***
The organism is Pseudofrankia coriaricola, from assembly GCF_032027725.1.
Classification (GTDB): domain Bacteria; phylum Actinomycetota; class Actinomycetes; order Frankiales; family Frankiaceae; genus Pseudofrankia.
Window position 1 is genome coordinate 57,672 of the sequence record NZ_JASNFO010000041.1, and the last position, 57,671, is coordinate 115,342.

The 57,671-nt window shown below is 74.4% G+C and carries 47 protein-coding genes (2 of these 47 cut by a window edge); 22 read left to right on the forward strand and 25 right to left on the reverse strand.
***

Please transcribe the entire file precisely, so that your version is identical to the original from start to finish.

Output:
The organism is Pseudofrankia coriaricola, from assembly GCF_032027725.1.
Classification (GTDB): domain Bacteria; phylum Actinomycetota; class Actinomycetes; order Frankiales; family Frankiaceae; genus Pseudofrankia.
Window position 1 is genome coordinate 57,672 of the sequence record NZ_JASNFO010000041.1, and the last position, 57,671, is coordinate 115,342.

The 57,671-nt window shown below is 74.4% G+C and carries 47 protein-coding genes (2 of these 47 cut by a window edge); 22 read left to right on the forward strand and 25 right to left on the reverse strand.